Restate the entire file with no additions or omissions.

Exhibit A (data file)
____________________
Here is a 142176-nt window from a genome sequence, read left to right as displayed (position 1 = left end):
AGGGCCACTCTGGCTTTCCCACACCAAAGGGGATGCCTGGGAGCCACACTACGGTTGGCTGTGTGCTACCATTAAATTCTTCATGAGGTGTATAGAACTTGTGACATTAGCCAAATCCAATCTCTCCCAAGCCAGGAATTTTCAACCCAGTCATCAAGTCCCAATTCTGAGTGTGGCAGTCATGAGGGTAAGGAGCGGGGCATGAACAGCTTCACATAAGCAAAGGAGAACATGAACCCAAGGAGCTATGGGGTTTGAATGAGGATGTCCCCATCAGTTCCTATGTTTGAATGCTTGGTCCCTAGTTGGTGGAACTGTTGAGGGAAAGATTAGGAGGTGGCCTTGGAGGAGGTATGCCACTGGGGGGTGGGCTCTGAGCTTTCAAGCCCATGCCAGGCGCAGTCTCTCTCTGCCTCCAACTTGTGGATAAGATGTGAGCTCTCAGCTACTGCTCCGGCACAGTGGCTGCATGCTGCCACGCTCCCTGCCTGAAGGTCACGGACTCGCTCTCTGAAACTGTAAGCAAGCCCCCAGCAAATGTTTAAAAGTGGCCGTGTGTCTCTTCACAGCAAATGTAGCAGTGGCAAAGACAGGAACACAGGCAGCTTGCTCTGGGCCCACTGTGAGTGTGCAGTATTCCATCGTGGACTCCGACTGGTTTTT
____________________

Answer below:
Here is a 142176-nt window from a genome sequence, read left to right as displayed (position 1 = left end):
AGGGCCACTCTGGCTTTCCCACACCAAAGGGGATGCCTGGGAGCCACACTACGGTTGGCTGTGTGCTACCATTAAATTCTTCATGAGGTGTATAGAACTTGTGACATTAGCCAAATCCAATCTCTCCCAAGCCAGGAATTTTCAACCCAGTCATCAAGTCCCAATTCTGAGTGTGGCAGTCATGAGGGTAAGGAGCGGGGCATGAACAGCTTCACATAAGCAAAGGAGAACATGAACCCAAGGAGCTATGGGGTTTGAATGAGGATGTCCCCATCAGTTCCTATGTTTGAATGCTTGGTCCCTAGTTGGTGGAACTGTTGAGGGAAAGATTAGGAGGTGGCCTTGGAGGAGGTATGCCACTGGGGGGTGGGCTCTGAGCTTTCAAGCCCATGCCAGGCGCAGTCTCTCTCTGCCTCCAACTTGTGGATAAGATGTGAGCTCTCAGCTACTGCTCCGGCACAGTGGCTGCATGCTGCCACGCTCCCTGCCTGAAGGTCACGGACTCGCTCTCTGAAACTGTAAGCAAGCCCCCAGCAAATGTTTAAAAGTGGCCGTGTGTCTCTTCACAGCAAATGTAGCAGTGGCAAAGACAGGAACACAGGCAGCTTGCTCTGGGCCCACTGTGAGTGTGCAGTATTCCATCGTGGACTCCGACTGGTTTTT